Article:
from The American Heritage® Dictionary of the English Language, 4th Edition
- adj. Firm in position or place; fixed.
- adj. Direct and unfaltering; sure.
- adj. Free or almost free from change, variation, or fluctuation; uniform: a steady increase in value; a steady breeze.
- adj. Not easily excited or upset: steady nerves.
- adj. Unwavering, as in purpose; steadfast.
- adj. Reliable; dependable.
- adj. Temperate; sober.
- transitive v. To make or become steady.
- interj. Nautical Used to direct a helmsman to keep a ship's head in the same direction: Steady as she goes!
- n. The person whom one dates regularly, usually exclusively.
from Wiktionary, Creative Commons Attribution/Share-Alike License
- adj. smooth and not bumpy or with obstructions
- adj. regular and even
- adj. slow
- v. To stabilize something; to prevent from shaking.
from the GNU version of the Collaborative International Dictionary of English
- adj. Firm in standing or position; not tottering or shaking; fixed; firm.
- adj. Constant in feeling, purpose, or pursuit; not fickle, changeable, or wavering; not easily moved or persuaded to alter a purpose; resolute.
- adj. Regular; constant; undeviating; uniform
- intransitive v. To become steady; to regain a steady position or state; to move steadily.
- transitive v. To make steady; to hold or keep from shaking, reeling, or falling; to make or keep firm; to support; to make constant, regular, or resolute.
from The Century Dictionary and Cyclopedia
- Firmly fixed in place or position; unmoved.
- Firm or unfaltering in action; resolute: as, a steady stroke; a steady purpose.
- In this sense much used elliptically in command, for‘keep’ or’ hold steady’: Nautical, an order to the helmsman to keep the ship straight on her course.
- In hunting, an order to a dog to be wary and careful.
- Free from irregularity or unevenness, or from tendency to irregular motion; regular; constant; undeviating; uniform: as, steady motion; a steady light; a steady course; a steady breeze; a steady gait.
- Constant in mind, purpose, or pursuit; not fickle, changeable, or wavering; not easily moved or persuaded to relinquish a purpose: as, to be steady in the pursuit of an object; steady conduct.
- Hence Sober; industrious; persevering: as, a steady workman.
- n. In machinery, some device for steadying or holding a piece of work.
- n. In stone-cutting, a support for blocking up a stone to be dressed, cut, or broken.
- n. Same as stadda.
- To make steady; hold or keep from shaking, staggering, swaying, reeling, or falling; support; make or keep firm: as, to steady the hand.
- Hence To make regular and persevering in character and conduct: as, trouble and disappointment had steadied him.
- To become steady; regain or maintain an upright or stable position or condition; move steadily.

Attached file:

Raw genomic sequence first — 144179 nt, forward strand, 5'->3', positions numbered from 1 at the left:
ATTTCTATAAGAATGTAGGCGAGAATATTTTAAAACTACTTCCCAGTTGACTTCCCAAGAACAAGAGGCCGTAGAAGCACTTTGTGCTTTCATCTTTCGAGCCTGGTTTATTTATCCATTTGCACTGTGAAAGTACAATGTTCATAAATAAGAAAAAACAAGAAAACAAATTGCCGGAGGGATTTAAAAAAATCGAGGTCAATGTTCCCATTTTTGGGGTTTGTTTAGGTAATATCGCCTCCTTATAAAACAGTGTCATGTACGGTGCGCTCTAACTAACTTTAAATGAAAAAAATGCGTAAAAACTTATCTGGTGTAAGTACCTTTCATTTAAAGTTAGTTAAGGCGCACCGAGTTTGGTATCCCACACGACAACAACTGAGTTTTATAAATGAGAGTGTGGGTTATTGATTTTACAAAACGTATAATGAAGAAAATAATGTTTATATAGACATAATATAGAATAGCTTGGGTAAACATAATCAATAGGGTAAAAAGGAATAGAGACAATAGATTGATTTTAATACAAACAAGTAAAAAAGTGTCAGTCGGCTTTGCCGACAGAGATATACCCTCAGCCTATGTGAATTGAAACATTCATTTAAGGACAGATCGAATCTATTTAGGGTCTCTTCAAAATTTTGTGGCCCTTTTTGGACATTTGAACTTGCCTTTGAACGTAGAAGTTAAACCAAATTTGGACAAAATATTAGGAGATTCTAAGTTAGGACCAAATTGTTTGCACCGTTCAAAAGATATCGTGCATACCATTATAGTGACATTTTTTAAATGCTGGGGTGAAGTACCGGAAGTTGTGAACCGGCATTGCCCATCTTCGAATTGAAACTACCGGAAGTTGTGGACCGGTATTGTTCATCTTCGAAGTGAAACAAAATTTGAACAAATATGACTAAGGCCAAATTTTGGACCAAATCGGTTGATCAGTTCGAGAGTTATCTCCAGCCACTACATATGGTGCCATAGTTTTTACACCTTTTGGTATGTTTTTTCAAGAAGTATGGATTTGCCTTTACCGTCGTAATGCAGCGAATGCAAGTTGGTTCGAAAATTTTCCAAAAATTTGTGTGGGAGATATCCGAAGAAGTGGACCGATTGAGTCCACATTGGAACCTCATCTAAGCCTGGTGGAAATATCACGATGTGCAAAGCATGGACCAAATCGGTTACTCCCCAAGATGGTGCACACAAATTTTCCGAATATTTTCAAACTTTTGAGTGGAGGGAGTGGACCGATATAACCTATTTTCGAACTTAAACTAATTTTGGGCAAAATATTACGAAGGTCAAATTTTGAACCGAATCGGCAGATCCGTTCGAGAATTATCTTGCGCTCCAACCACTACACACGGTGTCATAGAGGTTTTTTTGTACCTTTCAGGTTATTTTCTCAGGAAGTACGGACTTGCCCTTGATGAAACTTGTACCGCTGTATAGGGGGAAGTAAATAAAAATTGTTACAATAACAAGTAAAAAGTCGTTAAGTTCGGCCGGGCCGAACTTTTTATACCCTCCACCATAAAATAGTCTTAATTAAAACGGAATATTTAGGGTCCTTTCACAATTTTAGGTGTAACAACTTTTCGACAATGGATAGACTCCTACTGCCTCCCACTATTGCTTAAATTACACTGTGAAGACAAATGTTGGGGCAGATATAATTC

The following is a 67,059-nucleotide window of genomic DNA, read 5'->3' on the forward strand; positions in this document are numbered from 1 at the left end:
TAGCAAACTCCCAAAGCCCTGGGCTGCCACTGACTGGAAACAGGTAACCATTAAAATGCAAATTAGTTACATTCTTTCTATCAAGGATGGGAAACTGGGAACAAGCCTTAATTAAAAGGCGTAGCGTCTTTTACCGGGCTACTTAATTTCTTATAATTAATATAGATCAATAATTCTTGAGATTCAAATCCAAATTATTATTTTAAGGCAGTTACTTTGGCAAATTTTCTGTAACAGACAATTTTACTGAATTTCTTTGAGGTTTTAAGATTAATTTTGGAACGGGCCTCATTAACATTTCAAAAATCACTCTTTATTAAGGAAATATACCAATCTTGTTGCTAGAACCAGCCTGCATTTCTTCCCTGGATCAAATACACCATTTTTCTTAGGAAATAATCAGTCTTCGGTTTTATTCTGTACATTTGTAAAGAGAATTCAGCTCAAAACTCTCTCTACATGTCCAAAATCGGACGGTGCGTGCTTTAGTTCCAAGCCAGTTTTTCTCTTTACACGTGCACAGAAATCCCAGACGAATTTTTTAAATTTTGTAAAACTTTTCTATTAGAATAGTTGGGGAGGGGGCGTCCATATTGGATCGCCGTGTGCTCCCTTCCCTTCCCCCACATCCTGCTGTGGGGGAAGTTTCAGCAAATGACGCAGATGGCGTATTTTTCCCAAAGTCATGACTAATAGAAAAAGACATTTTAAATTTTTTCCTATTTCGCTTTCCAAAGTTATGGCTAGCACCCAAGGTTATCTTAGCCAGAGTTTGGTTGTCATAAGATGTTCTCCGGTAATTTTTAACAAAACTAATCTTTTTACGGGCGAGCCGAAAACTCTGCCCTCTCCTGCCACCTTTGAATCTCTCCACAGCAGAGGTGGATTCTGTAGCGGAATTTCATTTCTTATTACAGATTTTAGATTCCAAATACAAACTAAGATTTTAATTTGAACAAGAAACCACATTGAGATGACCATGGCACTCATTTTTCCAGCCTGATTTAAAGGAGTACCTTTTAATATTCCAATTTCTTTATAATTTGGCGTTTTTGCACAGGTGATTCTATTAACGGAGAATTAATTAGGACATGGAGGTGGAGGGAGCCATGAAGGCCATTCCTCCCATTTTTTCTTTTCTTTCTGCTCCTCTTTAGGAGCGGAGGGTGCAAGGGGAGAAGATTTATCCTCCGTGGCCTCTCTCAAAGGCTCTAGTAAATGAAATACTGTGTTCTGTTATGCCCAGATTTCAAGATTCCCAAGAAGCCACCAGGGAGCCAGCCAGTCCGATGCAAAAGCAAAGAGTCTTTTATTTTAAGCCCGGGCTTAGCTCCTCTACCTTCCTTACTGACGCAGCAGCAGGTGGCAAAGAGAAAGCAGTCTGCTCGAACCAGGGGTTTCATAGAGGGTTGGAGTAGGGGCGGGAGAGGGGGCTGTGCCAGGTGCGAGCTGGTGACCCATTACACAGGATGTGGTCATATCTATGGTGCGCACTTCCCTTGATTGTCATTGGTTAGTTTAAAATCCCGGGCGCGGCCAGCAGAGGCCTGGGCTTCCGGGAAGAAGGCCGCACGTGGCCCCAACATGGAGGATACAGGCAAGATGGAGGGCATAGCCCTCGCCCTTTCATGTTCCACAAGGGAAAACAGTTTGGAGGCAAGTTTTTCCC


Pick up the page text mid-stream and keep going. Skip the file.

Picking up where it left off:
- n. A dialectal form of stithy.
- n. A young man who is the ‘steady company’ of a young woman; also, the young woman in the same relation to the young man.
from WordNet 3.0 Copyright 2006 by Princeton University. All rights reserved.
- adj. marked by firm determination or resolution; not shakable
- adv. in a steady manner
- adj. not easily excited or upset
- adj. not liable to fluctuate or especially to fall
- adj. not subject to change or variation especially in behavior
- adj. relating to a person who does something regularly
- v. make steady
- v. support or hold steady and make steadfast, with or as if with a brace
- adj. securely in position; not shaky
- n. a person loved by another person
But on average though, I do think I can use the term steady growth for Texas, because I do see fairly healthy loan growth in Texas relative to other regions in the U.S.
He defended what he called steady progress in the war.
Yes, stressing the positive -- yes, stressing what he called steady advances on the battlefield.
Maddison said the HMCS Chicoutimi will finally reach what he calls a "steady state" by 2013, when a third sub comes out of maintenance and can function as a "swing boat" to be moved where needed.
But Mr. Oestreich found himself more focused on the man seated directly behind him, who was connected to an oxygen cart or similar medical device that emitted what he called a steady - and apparently disruptive - ticking sound.
One test that he and Stemer put the Intercontinental through today was what he called a "steady heading side slip."
Sooner than marry what you call a steady, sober man, I'd run away with a captain of
He lamented what he described as a steady diet of ...
POPE Ratzinger took time this week to lament what he described as a steady diet of news about evil in the world.
Overtime a number of these costs should decline to what I call a steady state level as we complete some of the catch-up work in things like development and sealing and we have become more efficient in integrating the new safety protocols into our planning and mining process.
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